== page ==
Boston Wildlife Sightings – June 2014

Christeen Grant – Sitamani

June has been a month of wonderful surprises!

In the early hours of the 15 June, gusty wind blew in the darkness outside my window. Out of the corner of my eye I saw a whitish shape flash past and thumping noises on the verandah, but thought it was just wind blown objects. Then a definite bump on the windowpane and two bright eyes beneath large ears revealed a Serval kitten, who seemed intent on trying to get in. When I got up for a closer look it looked back at me then ran off into the darkness. Two weeks later at 6.30am on 27 June, before sunrise, what I think was the same kitten, was dozing beneath the bay tree outside the kitchen door. This time it stayed long enough for me to photograph it!

Mammal Serval kitten

The day before a family of three Mountain Reedbuck, a male, female and a youngster; grazed near the garages in the afternoon. My apologies for the poor images, but I only had my cell phone on me.

Mammal Mt Reedbuck 02

On the 6 June we awoke to a winter wonderland.

2014 06 06 Snowy morning

June has been a delight of bird sightings. A winter wash of White-eyes,

Bird Cape White-eyes

Dark-capped Bulbuls,

Bird Dark-capped Bulbuls

Cape Canaries and Drongos enjoying the bird bath.

Bird Cape Canary

The Speckled Pigeons love preening in the sunshine on top of the roof

Bird Speckled Pigeon

and Cape Turtle Doves forage on the lawn.

Bird Cape Turtle-Dove

One morning I watched an African Harrier-hawk swoop from tree to tree. The Fish Eagles iconic call floats up from the valley on most days.

Careful inspection of flowers and fallen leaves revealed a Bee about to enter an aloe flower

Insect Bee in Soap Aloe

and a Gaudy Commodore (winter form).Insect Gaudy Commodore winter form

Bared branches reveal colourful lichen.


A few flowers caught my eye, Aloe maculata, Common Soap Aloe;

Plant Aloe Maculata Soap Aloe yellow form

Buddleja dysophylla with dainty white drifts of blossom

Plant Buddleja dysophylla

and Euryops laxa’s yellow star-like flowers in the dry grass.

Plant Euryops laxus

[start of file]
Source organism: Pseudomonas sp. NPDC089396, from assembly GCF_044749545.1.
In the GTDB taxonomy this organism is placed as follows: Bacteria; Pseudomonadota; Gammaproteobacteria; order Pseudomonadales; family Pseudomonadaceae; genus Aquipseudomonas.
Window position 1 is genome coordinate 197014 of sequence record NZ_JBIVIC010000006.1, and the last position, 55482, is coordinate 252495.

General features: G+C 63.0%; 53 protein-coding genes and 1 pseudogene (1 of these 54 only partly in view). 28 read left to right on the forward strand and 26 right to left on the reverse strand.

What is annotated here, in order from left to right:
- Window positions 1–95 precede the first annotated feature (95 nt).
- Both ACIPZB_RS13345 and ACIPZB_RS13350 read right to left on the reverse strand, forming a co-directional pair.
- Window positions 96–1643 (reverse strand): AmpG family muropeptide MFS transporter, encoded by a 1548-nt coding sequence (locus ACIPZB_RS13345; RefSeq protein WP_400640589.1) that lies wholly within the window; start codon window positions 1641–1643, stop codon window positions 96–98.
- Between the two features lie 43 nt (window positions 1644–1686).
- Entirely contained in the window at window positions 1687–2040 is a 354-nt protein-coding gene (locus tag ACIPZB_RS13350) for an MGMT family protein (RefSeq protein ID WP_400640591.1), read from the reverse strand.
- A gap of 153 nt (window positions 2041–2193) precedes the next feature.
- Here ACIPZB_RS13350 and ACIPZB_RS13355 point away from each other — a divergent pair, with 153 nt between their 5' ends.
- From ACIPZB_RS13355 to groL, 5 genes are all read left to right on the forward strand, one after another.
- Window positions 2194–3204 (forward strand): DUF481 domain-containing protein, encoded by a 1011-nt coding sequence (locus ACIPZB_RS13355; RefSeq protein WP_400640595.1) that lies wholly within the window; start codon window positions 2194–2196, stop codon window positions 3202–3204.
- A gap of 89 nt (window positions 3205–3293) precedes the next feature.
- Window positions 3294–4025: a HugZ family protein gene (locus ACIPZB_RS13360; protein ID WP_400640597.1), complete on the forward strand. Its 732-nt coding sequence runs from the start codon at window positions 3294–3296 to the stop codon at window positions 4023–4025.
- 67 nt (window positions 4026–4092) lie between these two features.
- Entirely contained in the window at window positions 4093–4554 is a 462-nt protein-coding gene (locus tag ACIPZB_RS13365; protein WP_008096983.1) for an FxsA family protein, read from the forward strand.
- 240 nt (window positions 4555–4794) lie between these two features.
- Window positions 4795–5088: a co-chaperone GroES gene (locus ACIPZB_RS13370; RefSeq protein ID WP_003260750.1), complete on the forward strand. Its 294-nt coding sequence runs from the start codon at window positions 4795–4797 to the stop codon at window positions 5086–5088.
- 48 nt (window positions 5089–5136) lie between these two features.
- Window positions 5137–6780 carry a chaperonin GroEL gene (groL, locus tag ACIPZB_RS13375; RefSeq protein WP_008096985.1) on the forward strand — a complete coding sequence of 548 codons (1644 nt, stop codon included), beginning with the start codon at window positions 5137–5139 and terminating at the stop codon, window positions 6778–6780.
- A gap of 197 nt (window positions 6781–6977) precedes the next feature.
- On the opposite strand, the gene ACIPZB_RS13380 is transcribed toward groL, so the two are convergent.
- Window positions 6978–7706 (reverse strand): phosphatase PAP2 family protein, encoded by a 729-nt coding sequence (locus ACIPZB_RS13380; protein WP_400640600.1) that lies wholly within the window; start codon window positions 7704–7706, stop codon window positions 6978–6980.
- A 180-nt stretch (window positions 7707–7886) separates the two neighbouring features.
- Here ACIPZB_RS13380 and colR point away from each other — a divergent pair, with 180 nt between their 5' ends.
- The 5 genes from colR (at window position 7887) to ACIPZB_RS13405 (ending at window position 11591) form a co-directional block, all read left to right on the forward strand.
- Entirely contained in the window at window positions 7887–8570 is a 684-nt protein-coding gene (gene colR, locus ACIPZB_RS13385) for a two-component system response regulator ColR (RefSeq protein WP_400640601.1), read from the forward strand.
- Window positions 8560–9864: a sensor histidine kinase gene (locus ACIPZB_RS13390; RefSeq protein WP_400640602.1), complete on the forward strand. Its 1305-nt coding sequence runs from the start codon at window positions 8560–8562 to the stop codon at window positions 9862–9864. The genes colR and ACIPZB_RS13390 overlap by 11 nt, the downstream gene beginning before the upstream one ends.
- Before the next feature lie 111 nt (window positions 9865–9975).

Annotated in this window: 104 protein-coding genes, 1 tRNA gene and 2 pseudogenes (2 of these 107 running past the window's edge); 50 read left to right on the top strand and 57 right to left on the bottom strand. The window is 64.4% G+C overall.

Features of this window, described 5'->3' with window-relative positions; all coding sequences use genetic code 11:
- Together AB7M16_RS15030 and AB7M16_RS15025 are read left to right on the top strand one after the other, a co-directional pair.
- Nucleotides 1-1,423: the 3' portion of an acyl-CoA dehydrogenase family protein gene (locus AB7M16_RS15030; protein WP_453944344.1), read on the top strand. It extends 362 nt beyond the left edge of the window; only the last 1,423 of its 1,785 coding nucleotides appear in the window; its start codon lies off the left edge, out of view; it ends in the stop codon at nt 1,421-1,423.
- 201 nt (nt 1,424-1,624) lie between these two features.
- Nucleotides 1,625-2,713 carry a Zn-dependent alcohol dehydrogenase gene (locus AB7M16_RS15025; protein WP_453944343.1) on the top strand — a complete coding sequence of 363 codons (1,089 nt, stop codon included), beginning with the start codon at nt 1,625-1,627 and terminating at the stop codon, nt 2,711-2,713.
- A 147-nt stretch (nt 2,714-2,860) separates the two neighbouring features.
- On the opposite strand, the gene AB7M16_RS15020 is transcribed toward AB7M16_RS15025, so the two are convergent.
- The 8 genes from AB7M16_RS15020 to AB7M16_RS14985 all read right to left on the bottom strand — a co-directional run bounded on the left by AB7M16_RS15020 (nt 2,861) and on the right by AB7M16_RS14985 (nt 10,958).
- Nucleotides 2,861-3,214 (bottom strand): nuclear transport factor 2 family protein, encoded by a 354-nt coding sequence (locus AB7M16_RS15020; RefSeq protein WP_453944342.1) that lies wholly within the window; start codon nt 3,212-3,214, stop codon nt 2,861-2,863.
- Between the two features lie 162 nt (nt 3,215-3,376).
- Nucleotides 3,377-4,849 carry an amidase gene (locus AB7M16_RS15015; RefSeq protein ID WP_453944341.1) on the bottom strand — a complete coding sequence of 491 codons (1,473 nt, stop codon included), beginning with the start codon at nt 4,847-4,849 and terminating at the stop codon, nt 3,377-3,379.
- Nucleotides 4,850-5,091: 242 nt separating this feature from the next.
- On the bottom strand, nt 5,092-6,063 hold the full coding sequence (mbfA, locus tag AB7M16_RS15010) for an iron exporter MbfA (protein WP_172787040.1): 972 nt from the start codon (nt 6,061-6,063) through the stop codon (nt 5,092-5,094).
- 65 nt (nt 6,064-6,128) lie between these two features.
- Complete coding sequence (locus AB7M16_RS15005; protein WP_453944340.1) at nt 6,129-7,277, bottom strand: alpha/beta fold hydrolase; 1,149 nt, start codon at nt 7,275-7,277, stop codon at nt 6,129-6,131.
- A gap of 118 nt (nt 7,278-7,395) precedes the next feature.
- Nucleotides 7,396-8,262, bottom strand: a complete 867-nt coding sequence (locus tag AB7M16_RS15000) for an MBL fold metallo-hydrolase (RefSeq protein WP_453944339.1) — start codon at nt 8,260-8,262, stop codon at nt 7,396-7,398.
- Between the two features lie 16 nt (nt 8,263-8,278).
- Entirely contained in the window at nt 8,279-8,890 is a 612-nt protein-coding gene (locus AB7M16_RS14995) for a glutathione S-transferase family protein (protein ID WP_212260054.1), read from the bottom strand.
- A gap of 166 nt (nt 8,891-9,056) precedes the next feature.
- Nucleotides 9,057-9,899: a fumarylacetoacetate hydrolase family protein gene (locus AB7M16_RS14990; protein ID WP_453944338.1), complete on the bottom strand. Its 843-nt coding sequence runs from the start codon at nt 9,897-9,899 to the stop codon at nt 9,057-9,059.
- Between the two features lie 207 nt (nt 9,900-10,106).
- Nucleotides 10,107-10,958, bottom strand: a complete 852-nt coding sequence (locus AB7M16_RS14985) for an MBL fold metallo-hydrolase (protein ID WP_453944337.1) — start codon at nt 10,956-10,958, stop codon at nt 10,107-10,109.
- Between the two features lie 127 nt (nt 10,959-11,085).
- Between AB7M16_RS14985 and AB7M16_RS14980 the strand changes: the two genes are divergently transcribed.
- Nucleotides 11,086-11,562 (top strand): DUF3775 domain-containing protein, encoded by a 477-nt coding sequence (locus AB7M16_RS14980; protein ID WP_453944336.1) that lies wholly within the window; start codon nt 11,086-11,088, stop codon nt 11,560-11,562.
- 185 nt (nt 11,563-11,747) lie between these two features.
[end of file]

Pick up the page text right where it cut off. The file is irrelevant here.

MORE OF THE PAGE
Searsia dentata leaves glow in russet colours.

Plant Searsia dentata

Crystelle Wilson – Gramarye

Birding in winter is hard work and it is not easy to get more than 60 species on an atlas card. Some birds migrate to Europe or Africa north of the equator, following summer, while others do altitudinal migration to the coast. Like I did for most of the month, hence only a short list for this month! Most of the widowbird, weaver and bishop males have lost their breeding colours and it is more difficult to distinguish between species. The Pintailed Whydah male is also far less aggressive at the feeding table. The Black-winged Lapwings were also still present in the district.


The list for Elandshoek pentad 2935_3000: African Hoopoe, Red-eyed Dove, Cape Turtle Dove, Hadeda Ibis, Cape Crow, Cape Sparrow,


Village Weaver, Black-headed Oriole, Common Fiscal, Helmeted Guineafowl, Southern Greyheaded Sparrow, African Pipit, Egyptian Goose, South African Shelduck, Spur-winged Goose, African Stonechat, Speckled Mousebird, Drakensberg Prinia, Dark-capped Bulbul, Fork-tailed Drongo, Cape Robin-Chat, Cape White-eye, Grey Crowned Crane, Giant Kingfisher, Yellow-billed Duck, Green Wood-hoopoe, Long-crested Eagle,


African Firefinch, Red-necked Spurfowl, Red-throated Wryneck, Cape Longclaw, Black Sparrowhawk, African Rail, Le Vaillant’s Cisticola, Common Waxbill, Fan-tailed Widowbird, African Sacred Ibis, Black-headed Heron, Pin-tailed Whydah,


Southern Boubou, Bokmakierie, Red-knobbed Coot, Common Moorhen, Southern Red Bishop, Red-billed Quelea, Cape Glossy Starling, Little Grebe, Brown-throated Martin, Jackal Buzzard, Sombre Greenbul, Red-winged Starling, Speckled Pigeon, House Sparrow, Pied Starling, Black-winged Lapwing, Reed Cormorant, African Dusky Flycatcher, Red-capped Lark, African Darter, Cape Wagtail.



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